Without wishing to diminish the performance of any current rear main seal for the Ford 385-series engines, Jon Kaase wanted more.
“We had to go out of our way to find it,” he says. “In fact, we had to go out of the country—to England—to get the quality we were searching for.” Using the same manufacturing source as the Sprint Cup teams and following several years of testing, the seal makers produced the tooling, the prototype seals and now the production items exclusively for Kaase.
This new seal is a one-piece device that replaces the conventional two-piece arrangement. On its outer surface there is a dot—a small indentation—that represents the exact place to cut the seal with a razor blade for installation.
Once cut, the seal can be wrapped around the crank and a daub of silicone sealer placed in the joint. Before lowering the crank into the crankcase, a light film of silicone is applied to the outer perimeter surface of the seal and the joint rotated to position it in the main cap.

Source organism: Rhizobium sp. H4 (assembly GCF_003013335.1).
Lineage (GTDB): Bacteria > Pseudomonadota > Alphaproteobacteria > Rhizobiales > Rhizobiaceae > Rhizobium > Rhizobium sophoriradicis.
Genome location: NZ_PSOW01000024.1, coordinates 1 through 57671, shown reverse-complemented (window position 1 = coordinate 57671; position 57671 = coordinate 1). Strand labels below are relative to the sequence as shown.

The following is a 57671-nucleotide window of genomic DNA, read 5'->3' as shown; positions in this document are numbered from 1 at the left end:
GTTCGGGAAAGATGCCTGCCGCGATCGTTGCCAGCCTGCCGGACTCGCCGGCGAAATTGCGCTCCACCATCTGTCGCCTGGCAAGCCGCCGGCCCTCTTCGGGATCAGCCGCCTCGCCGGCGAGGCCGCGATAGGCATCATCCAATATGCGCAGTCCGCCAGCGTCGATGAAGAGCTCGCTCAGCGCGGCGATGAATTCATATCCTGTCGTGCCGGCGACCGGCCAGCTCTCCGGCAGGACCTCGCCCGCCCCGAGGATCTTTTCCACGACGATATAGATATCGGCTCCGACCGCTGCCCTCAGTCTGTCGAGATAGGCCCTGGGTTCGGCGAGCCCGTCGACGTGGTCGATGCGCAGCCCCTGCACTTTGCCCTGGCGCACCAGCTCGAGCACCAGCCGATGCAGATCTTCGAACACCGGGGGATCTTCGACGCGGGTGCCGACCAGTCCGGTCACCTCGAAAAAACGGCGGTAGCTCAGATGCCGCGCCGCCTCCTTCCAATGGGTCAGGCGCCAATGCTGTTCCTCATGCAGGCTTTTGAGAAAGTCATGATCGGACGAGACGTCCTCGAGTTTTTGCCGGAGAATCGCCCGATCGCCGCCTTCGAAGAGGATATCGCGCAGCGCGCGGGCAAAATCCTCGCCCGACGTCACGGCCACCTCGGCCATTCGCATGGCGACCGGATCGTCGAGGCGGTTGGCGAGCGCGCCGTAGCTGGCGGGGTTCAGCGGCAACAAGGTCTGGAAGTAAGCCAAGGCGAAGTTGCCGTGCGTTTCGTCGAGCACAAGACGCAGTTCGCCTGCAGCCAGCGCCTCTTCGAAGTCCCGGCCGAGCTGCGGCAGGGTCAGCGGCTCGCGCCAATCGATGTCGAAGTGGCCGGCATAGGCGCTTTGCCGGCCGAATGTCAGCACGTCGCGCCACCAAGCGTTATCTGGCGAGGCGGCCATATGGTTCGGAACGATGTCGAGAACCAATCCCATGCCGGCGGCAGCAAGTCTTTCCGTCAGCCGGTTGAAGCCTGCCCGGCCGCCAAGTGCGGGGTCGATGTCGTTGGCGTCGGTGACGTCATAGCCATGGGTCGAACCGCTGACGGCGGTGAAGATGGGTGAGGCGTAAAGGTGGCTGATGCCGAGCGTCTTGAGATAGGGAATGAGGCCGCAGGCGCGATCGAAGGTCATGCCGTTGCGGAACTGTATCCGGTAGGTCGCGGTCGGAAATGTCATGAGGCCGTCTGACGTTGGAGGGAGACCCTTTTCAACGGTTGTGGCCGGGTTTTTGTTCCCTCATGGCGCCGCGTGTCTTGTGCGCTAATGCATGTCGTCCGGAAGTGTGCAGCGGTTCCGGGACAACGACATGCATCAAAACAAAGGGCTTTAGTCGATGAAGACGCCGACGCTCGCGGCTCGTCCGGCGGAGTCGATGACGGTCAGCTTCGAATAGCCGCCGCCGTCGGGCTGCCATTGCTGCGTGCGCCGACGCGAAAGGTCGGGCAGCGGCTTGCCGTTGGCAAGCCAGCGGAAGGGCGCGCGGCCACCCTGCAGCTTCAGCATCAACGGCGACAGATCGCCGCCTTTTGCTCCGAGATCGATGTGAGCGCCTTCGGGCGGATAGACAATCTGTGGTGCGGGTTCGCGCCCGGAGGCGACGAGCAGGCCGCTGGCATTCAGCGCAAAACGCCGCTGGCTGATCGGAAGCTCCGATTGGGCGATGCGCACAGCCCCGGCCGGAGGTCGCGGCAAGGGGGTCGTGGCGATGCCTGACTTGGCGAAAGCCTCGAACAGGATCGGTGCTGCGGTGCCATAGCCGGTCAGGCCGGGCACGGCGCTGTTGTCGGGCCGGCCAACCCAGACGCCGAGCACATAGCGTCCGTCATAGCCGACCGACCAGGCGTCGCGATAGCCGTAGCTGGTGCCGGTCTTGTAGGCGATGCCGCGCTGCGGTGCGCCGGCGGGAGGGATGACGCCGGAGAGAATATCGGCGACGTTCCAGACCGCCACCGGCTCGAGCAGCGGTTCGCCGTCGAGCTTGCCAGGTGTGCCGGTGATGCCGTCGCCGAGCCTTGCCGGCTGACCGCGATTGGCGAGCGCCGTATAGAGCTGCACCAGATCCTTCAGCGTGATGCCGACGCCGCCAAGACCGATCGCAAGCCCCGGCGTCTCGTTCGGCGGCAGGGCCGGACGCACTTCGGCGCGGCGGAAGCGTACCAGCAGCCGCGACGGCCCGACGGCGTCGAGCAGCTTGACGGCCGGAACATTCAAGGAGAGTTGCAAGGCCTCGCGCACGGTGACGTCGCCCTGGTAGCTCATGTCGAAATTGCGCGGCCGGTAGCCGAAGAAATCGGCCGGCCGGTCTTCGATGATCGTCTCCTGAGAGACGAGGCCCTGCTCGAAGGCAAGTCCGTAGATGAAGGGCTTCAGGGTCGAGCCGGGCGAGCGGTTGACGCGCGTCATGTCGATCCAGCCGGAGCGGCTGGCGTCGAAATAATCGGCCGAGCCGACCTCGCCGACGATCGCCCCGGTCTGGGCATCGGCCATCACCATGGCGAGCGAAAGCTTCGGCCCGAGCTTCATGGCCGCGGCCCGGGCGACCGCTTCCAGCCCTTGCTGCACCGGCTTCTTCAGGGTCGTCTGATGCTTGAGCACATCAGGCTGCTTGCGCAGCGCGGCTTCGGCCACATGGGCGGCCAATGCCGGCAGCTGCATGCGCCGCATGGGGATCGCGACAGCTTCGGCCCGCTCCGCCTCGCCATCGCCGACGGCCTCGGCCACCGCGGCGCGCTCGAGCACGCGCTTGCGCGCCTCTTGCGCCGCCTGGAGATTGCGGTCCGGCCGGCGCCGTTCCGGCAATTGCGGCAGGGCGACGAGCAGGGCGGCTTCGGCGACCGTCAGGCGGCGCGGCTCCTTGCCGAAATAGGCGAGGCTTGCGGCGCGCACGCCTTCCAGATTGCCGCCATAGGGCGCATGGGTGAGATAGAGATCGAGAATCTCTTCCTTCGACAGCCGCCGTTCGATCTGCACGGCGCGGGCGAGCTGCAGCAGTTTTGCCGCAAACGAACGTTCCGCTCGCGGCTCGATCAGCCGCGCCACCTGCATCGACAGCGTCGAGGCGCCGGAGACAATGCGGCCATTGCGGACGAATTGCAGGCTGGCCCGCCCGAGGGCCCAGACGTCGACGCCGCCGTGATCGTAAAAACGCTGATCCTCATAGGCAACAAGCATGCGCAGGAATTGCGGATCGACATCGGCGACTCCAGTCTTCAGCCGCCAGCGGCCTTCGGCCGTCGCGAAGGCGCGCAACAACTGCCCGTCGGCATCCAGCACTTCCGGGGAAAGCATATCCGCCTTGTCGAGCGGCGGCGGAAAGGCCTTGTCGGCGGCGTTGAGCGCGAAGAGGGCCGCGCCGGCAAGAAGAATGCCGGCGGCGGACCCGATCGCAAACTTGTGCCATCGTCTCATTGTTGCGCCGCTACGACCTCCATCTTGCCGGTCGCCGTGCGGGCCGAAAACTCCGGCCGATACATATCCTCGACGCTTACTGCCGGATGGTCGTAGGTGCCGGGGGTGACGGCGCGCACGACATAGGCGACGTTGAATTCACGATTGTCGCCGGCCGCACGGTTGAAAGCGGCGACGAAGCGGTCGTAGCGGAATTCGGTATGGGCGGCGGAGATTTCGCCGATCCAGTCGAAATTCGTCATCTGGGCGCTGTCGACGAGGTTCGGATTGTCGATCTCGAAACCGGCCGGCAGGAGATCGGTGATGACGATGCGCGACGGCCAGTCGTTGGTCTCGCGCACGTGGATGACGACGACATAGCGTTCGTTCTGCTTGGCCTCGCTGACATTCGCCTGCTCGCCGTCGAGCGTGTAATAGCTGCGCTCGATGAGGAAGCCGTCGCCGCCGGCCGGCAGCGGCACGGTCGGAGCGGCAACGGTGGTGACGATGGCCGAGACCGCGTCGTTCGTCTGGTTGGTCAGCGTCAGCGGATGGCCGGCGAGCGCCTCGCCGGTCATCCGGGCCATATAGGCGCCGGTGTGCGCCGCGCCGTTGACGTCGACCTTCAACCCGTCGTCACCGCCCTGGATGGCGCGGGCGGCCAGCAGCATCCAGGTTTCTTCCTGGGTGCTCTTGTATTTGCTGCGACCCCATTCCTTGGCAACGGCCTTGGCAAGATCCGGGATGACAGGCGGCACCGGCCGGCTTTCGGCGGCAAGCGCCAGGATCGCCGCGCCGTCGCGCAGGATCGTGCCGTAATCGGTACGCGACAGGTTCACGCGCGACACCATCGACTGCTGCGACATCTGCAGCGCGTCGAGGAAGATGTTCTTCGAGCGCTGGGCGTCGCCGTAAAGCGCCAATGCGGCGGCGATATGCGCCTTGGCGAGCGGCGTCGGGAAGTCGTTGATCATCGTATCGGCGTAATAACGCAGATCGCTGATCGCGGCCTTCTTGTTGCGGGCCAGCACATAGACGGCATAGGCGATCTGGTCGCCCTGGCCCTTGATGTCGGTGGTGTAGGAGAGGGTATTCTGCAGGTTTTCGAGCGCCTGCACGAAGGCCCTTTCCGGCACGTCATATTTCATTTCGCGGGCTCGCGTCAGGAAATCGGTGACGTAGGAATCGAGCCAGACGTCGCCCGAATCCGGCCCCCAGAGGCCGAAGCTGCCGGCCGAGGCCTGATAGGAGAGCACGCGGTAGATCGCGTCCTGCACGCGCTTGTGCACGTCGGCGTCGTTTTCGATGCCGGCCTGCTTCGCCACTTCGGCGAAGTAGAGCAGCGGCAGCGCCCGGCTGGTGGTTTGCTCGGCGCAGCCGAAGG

There are numerous causes for rear main seals that leak: insufficient lubrication at the sealing lip edge, shaft roughness, lip hardening, lip softening and so on. But what offends racers and hot rodders most is the indignity of having to do the job twice, which is often a day wasted if the oil pan cannot be removed without raising the engine half-way out of the engine bay.
To this end Jon Kaase’s new rear main seal for 385-series big-block Fords is aimed at sealing it right first time.